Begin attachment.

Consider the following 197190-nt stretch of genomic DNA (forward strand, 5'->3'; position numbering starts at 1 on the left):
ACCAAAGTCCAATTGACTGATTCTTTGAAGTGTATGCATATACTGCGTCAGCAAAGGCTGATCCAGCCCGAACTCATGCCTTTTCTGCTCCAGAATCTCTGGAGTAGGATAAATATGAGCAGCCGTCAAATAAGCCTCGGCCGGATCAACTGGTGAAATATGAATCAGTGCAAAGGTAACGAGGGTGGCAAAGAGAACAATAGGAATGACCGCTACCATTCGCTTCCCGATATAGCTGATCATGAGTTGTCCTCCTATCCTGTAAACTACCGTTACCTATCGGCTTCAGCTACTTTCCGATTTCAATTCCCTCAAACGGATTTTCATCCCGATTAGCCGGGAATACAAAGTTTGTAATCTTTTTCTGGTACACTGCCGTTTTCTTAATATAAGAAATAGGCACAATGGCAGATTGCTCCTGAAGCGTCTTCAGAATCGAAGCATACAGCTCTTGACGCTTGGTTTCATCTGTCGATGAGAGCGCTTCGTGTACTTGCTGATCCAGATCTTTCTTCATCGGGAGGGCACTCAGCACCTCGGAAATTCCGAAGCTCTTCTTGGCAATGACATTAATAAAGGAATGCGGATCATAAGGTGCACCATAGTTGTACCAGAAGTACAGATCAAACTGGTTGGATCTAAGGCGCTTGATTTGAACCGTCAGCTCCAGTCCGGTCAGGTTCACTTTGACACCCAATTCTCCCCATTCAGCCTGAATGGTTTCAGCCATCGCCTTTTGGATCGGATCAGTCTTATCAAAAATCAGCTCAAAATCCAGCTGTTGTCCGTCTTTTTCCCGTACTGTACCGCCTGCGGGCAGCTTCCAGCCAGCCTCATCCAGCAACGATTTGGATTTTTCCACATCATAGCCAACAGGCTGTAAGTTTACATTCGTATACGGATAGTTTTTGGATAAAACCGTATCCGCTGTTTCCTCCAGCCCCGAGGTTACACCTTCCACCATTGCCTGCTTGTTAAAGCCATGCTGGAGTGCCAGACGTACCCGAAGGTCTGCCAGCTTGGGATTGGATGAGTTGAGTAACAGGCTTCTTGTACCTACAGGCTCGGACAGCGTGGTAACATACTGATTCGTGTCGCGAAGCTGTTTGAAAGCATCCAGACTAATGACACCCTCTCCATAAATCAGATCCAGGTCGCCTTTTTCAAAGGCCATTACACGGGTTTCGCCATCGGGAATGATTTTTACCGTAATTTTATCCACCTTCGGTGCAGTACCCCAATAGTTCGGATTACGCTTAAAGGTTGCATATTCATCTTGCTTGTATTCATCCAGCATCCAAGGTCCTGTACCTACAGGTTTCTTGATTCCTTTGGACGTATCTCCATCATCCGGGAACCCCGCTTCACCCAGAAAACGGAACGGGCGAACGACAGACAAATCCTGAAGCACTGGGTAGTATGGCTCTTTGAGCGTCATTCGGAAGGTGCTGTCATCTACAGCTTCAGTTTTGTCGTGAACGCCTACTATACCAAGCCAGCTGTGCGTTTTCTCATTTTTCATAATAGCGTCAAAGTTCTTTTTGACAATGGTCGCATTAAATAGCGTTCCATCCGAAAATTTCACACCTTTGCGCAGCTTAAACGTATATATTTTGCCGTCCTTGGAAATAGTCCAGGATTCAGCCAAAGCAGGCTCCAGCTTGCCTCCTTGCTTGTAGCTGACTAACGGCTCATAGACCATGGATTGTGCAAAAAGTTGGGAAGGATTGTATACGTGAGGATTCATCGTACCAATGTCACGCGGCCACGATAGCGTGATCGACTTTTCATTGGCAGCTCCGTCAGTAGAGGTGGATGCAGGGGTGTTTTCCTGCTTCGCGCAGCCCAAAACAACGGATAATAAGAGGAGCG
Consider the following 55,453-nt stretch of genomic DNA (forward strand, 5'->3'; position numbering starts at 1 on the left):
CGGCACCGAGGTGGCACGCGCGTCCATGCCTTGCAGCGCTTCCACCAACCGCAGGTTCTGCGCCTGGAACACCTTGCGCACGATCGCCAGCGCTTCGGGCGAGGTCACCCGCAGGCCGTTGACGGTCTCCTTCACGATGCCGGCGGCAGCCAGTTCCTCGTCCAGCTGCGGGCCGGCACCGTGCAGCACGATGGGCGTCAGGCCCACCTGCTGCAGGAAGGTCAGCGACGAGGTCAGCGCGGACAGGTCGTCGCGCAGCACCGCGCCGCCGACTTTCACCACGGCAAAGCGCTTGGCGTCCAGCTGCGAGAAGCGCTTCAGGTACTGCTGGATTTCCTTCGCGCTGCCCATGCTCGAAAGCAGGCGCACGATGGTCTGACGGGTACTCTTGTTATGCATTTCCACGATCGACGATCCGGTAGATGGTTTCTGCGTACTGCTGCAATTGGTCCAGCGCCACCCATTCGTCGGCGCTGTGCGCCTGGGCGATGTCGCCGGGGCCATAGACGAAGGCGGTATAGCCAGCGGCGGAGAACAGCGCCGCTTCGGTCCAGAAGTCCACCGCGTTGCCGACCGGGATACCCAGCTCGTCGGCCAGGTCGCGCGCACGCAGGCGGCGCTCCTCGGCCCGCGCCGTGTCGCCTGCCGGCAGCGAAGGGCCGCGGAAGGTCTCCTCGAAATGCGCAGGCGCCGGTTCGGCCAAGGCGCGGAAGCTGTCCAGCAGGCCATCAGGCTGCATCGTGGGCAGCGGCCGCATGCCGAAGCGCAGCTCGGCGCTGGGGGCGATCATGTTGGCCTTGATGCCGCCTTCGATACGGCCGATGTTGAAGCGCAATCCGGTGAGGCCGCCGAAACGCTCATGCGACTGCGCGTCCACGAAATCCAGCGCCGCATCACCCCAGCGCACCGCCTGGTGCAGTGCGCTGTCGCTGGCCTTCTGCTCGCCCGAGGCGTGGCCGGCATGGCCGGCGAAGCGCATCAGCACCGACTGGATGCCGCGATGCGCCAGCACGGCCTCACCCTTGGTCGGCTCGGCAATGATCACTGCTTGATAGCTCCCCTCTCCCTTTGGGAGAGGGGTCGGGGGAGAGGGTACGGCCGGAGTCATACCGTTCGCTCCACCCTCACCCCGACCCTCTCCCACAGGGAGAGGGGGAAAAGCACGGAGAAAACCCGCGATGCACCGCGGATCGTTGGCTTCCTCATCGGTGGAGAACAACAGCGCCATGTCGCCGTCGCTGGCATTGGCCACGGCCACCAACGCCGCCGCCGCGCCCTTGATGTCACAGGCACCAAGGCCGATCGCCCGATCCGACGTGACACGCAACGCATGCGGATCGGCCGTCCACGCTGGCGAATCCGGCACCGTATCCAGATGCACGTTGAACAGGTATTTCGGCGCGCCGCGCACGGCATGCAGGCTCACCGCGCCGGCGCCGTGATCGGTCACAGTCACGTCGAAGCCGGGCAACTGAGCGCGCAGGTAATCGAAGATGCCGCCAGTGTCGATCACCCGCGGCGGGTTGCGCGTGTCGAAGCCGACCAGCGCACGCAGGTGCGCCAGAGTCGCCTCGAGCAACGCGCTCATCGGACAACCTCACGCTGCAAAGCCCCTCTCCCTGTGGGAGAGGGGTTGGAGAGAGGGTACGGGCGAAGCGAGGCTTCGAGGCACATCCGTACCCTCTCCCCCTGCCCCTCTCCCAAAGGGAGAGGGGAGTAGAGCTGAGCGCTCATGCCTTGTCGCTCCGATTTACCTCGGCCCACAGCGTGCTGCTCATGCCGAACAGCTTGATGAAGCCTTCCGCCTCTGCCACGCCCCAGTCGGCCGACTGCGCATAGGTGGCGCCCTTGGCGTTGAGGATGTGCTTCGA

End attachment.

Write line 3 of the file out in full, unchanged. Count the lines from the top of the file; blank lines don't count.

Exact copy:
Consider the following 55,453-nt stretch of genomic DNA (forward strand, 5'->3'; position numbering starts at 1 on the left):